It is cheap and abundant. Often it may be found in the earth already softened with moisture and ready to be worked. It keeps forever and improves with age. Unfired clay objects may be crumbled, mixed again with water, and made into something else. As a material it is soft, pliant, plastic, impressionable, without grain or direction. It can be modelled, pounded, flattened, rolled, pinched, coiled, pressed, thrown on the wheel, cast into moulds, scored, shredded, pierced, stamped, extruded, cut, or spun.
Small and delicate objects may be made with it, or massive architectural forms. Clay shapes may resemble the looseness of a crumpled dishrag or may have the precision of electronic machines. In colour, objects made from clay may be dazzling white, creamy, red, orange, yellow, grey, brown, black, or textured with spots, streaks, speckles, flashings, and tintings. They may be smooth and ivory-like, or rough, sandy, gritty, or harsh. Fired clay can have a translucence approaching that of glass or a density like that of the hardest stone.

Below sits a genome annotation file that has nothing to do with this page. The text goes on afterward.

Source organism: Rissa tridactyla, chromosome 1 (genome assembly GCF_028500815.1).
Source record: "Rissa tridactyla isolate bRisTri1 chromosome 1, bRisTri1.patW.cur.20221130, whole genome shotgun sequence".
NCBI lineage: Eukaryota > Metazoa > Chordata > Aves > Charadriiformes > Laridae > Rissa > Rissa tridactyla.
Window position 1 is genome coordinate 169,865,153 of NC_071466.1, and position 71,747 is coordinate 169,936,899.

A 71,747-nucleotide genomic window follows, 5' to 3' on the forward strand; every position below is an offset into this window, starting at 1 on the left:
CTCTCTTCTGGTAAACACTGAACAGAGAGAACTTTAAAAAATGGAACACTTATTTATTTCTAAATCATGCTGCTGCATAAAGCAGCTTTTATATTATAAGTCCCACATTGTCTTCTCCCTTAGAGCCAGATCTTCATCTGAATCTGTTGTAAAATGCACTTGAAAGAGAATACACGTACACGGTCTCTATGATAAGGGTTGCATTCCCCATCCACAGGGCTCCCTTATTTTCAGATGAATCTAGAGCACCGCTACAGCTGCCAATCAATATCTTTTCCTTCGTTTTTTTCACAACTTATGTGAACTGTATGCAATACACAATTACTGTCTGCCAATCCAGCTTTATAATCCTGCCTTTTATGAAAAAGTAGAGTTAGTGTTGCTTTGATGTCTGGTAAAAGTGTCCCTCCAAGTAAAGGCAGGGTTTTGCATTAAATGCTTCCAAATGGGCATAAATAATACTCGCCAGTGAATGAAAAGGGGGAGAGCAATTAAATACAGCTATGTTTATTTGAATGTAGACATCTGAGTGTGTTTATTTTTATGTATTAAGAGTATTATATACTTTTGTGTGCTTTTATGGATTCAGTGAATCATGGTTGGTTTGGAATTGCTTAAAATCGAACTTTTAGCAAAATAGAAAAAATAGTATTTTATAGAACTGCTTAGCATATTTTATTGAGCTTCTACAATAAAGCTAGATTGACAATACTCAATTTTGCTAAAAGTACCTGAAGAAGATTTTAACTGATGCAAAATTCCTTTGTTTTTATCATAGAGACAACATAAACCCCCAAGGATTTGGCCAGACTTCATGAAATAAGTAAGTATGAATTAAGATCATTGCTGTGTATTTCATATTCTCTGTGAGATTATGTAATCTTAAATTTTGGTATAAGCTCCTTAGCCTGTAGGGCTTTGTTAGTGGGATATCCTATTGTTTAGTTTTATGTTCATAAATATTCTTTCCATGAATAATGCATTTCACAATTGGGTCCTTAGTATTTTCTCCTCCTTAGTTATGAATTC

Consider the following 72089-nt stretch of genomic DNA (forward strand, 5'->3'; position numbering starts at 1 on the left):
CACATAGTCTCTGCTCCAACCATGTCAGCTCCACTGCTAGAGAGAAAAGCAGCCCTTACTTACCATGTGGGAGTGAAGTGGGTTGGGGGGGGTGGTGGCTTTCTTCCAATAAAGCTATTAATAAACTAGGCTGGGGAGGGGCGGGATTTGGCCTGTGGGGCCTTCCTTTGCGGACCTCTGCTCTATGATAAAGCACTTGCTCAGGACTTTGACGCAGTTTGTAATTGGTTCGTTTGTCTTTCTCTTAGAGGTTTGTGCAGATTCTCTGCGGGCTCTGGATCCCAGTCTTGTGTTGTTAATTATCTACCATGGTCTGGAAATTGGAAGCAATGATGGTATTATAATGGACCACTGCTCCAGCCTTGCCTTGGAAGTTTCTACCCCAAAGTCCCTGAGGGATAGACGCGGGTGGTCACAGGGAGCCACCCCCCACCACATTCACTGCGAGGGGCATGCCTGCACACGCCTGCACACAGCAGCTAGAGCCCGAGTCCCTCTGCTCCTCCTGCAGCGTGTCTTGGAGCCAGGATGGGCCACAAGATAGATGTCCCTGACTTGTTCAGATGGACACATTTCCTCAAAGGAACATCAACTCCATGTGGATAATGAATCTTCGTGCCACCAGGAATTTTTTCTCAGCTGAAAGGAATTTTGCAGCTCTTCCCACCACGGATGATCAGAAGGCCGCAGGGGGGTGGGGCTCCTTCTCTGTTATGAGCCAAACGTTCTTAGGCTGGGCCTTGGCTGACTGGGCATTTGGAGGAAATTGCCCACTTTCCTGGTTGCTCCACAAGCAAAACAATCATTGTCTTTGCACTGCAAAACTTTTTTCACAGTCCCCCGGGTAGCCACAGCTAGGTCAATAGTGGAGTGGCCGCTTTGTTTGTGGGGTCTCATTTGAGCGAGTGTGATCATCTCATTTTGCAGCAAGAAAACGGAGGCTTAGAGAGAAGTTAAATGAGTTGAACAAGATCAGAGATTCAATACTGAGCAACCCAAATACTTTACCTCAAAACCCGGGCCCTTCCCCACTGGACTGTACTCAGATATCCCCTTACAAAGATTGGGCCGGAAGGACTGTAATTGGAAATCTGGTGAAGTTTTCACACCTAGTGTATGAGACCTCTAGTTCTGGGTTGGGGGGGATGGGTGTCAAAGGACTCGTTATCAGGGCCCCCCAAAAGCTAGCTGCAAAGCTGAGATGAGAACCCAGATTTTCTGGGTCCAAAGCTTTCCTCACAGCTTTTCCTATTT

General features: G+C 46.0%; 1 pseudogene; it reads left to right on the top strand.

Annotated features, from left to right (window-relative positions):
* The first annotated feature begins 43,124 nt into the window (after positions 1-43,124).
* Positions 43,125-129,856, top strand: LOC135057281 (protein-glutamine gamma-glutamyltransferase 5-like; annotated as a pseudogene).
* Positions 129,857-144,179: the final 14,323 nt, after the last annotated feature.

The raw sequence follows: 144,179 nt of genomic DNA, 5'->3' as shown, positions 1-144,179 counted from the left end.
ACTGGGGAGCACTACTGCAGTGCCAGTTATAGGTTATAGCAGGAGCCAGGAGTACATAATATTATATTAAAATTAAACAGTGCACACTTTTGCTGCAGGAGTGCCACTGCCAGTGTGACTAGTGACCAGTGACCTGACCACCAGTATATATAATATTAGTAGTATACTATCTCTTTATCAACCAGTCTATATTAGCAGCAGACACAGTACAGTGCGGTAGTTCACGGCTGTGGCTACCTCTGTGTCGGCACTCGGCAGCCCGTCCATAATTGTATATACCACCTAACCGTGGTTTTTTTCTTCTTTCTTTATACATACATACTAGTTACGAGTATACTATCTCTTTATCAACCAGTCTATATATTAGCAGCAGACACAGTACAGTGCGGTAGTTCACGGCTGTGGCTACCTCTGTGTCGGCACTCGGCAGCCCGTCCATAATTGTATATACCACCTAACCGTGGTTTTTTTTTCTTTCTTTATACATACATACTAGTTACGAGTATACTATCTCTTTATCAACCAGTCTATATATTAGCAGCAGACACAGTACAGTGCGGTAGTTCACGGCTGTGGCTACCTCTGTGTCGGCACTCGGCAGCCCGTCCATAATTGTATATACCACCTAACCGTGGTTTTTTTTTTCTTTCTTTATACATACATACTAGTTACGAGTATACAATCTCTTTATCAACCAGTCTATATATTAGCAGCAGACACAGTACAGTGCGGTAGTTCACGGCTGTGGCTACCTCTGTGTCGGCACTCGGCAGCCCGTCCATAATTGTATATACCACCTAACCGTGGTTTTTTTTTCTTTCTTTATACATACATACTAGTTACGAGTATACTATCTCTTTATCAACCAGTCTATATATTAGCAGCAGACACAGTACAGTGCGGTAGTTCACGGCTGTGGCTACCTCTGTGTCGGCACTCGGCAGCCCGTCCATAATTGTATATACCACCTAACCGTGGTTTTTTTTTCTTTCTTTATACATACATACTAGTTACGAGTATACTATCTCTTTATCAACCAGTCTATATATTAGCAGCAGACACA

All these possibilities are to be found in the craft of ceramics. Clay, formless in the earth, is laden with potential. It responds to shaping, to drying, to firing, to blending and combining, to texturing, to smoothing. A given lump of clay may become a roof tile, a brick, a votive sculpture or effigy, a water jug, a child's toy, or a venerated tea bowl or vase in a museum case admired by thousands. The knowledge of ways to make things from clay and to fire them brought about a significant advance in man's standard of living. Bricks, tiles, sanitaryware, drain and water pipes, dishes, bowls, cooking pots, and sarcophagi have helped to make life easier and more pleasant, and have lent dignity to burial.
This remarkable description of clay by the late Daniel Rhodes (1911 – 1989) is a short extract from 'Clay and Glazes for the Potter' first published 1957. ISBN 0-7136-3007-8